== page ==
Novel imaging agent targets breast tumor development

Published: Monday, June 6, 2011 - 12:39 in Health & Medicine

Scientists presented new research at SNM's 58th Annual Meeting that has the potential to help physicians detect breast cancer by imaging the proliferation of blood vessels carrying oxygen and nutrients to breast tumors. Their study is evaluating a new imaging agent that is naturally drawn to angiogenesis—the development of new blood vessels in tissues both normal and cancerous. This process turns malignant during the growth stage of many cancerous tumors including those in breast tissue. "The positive outcomes of this study are encouraging and may provide clinicians with additional information for breast cancer management," says Andrei Iagaru, MD, lead author of the study and assistant professor of radiology and nuclear medicine at Stanford University Medical Center, Stanford, Calif. "PET imaging with this agent could potentially lead to better clinical decisions; patients with progressive cancer who are ideal candidates for aggressive therapies could be identified earlier to improve their prognosis."

The new imaging agent central to this study is called 18F FPPRGD2, which combines the medical isotope fluorine-18 (18F) with a protein biomarker ideal for imaging the expression of an integrin known as αvβ3. Integrins are essentially protein-based receptors that regulate the adhesion between cells and connecting tissues. They are also involved in cell signaling, which mediates a cell's shape, movement and lifecycle, but their most useful trait is their key involvement in angiogenesis. Upon injection the agent seeks out tissues in a state of angiogenesis and is then captured using a molecular imaging technique known as positron emission tomography (PET), which produces functional imaging of the body.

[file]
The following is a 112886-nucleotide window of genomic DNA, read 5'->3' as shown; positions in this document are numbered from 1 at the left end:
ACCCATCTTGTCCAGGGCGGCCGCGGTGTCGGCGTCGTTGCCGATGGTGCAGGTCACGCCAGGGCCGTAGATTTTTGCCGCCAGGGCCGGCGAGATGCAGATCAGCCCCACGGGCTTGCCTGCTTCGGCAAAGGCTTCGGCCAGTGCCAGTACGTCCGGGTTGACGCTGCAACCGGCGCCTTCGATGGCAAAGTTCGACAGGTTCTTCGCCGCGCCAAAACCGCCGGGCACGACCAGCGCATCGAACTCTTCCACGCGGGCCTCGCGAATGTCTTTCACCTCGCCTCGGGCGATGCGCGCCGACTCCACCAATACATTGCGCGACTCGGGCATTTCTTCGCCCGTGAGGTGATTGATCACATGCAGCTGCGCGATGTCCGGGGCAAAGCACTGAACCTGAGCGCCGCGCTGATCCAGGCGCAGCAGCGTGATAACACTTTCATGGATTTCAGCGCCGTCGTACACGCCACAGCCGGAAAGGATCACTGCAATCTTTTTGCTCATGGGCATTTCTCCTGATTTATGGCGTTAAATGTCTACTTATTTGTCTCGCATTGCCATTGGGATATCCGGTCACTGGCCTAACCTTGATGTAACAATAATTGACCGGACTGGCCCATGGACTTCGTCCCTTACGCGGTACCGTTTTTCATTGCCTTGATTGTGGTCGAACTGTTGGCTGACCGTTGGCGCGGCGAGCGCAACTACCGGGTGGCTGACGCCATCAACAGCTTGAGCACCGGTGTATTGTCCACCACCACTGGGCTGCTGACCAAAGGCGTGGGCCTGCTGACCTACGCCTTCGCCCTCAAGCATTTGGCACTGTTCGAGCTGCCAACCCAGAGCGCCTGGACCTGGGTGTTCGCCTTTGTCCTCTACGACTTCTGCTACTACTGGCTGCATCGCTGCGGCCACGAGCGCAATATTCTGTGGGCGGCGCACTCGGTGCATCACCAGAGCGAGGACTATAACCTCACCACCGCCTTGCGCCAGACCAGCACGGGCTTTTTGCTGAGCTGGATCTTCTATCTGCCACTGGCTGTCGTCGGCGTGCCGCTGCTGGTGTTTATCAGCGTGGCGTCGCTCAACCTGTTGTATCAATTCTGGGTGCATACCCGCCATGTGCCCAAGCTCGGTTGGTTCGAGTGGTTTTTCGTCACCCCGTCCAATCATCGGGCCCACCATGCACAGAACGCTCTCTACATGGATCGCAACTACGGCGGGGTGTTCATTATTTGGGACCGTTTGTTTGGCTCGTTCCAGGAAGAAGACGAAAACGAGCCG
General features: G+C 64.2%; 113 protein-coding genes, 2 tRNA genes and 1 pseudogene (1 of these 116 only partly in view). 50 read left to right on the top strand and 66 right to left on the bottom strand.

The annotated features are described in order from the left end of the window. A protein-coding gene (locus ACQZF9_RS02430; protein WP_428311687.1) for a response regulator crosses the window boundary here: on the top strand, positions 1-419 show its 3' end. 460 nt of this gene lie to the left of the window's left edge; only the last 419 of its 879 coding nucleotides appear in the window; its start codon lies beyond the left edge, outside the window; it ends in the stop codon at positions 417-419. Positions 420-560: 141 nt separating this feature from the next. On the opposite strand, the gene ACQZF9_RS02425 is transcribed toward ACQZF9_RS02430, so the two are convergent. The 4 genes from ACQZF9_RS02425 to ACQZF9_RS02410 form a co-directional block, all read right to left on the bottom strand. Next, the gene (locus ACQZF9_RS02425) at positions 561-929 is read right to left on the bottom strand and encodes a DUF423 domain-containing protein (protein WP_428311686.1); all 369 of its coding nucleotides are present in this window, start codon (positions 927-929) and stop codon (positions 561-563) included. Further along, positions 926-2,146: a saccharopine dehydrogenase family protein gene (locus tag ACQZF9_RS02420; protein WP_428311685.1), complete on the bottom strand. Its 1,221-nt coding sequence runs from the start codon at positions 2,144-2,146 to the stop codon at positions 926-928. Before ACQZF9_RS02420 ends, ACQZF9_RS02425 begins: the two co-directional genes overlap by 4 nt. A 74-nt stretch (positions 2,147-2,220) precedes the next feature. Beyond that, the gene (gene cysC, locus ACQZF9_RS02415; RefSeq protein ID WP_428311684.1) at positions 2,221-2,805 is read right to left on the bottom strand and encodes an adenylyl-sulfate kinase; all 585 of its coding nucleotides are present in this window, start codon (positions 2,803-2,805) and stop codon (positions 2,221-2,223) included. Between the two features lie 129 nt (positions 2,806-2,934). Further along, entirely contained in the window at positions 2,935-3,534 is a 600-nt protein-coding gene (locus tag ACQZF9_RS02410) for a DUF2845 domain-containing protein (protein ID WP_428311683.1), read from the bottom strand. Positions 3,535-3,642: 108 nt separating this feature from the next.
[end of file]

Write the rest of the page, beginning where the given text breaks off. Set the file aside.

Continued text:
Six female participants with breast cancer were recruited for the study and were imaged twice using 18F FPPRGD2 and 18F FDG PET/CT within two weeks. PET imaging with 18F FPPRGD2 showed superior functionality for identifying angiogenesis in breast tissue, with strong uptake and distribution in both primary cancers and metastatic lesions.

Further studies evaluating the effectiveness of 18F FPPRGD2 for targeting breast tumor angiogenesis could lead to its availability for clinical use for patients known to have breast cancer. This agent could be an effective tool for cancer staging and may improve patient treatment planning as a result of the information it provides. Preliminary findings show that it could become a useful weapon in the fight against breast cancer.

Source: Society of Nuclear Medicine


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